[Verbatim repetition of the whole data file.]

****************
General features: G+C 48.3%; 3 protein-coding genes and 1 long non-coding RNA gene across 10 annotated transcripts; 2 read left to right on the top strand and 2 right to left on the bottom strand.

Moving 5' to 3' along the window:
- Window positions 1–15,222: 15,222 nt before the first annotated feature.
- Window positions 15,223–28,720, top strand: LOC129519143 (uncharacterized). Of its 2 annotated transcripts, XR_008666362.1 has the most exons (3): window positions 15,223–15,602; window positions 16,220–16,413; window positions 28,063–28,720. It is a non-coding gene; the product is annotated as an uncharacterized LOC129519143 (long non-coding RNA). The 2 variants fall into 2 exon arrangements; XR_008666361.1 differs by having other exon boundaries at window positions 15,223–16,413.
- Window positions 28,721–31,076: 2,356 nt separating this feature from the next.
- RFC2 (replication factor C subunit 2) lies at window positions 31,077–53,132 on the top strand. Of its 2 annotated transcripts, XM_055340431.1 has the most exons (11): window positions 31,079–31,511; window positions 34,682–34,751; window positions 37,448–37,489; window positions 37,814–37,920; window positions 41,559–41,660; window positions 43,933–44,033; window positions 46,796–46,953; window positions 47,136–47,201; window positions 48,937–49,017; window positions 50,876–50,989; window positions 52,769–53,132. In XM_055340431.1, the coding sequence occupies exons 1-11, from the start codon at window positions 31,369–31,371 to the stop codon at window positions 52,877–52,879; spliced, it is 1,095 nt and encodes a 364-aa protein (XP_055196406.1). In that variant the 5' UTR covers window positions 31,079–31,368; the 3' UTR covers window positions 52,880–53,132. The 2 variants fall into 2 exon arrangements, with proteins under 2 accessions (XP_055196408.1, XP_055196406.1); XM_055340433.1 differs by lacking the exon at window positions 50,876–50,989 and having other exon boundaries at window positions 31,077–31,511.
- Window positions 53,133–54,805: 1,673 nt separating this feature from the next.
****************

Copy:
General features: G+C 48.3%; 3 protein-coding genes and 1 long non-coding RNA gene across 10 annotated transcripts; 2 read left to right on the top strand and 2 right to left on the bottom strand.

Moving 5' to 3' along the window:
- Window positions 1–15,222: 15,222 nt before the first annotated feature.
- Window positions 15,223–28,720, top strand: LOC129519143 (uncharacterized). Of its 2 annotated transcripts, XR_008666362.1 has the most exons (3): window positions 15,223–15,602; window positions 16,220–16,413; window positions 28,063–28,720. It is a non-coding gene; the product is annotated as an uncharacterized LOC129519143 (long non-coding RNA). The 2 variants fall into 2 exon arrangements; XR_008666361.1 differs by having other exon boundaries at window positions 15,223–16,413.
- Window positions 28,721–31,076: 2,356 nt separating this feature from the next.
- RFC2 (replication factor C subunit 2) lies at window positions 31,077–53,132 on the top strand. Of its 2 annotated transcripts, XM_055340431.1 has the most exons (11): window positions 31,079–31,511; window positions 34,682–34,751; window positions 37,448–37,489; window positions 37,814–37,920; window positions 41,559–41,660; window positions 43,933–44,033; window positions 46,796–46,953; window positions 47,136–47,201; window positions 48,937–49,017; window positions 50,876–50,989; window positions 52,769–53,132. In XM_055340431.1, the coding sequence occupies exons 1-11, from the start codon at window positions 31,369–31,371 to the stop codon at window positions 52,877–52,879; spliced, it is 1,095 nt and encodes a 364-aa protein (XP_055196406.1). In that variant the 5' UTR covers window positions 31,079–31,368; the 3' UTR covers window positions 52,880–53,132. The 2 variants fall into 2 exon arrangements, with proteins under 2 accessions (XP_055196408.1, XP_055196406.1); XM_055340433.1 differs by lacking the exon at window positions 50,876–50,989 and having other exon boundaries at window positions 31,077–31,511.
- Window positions 53,133–54,805: 1,673 nt separating this feature from the next.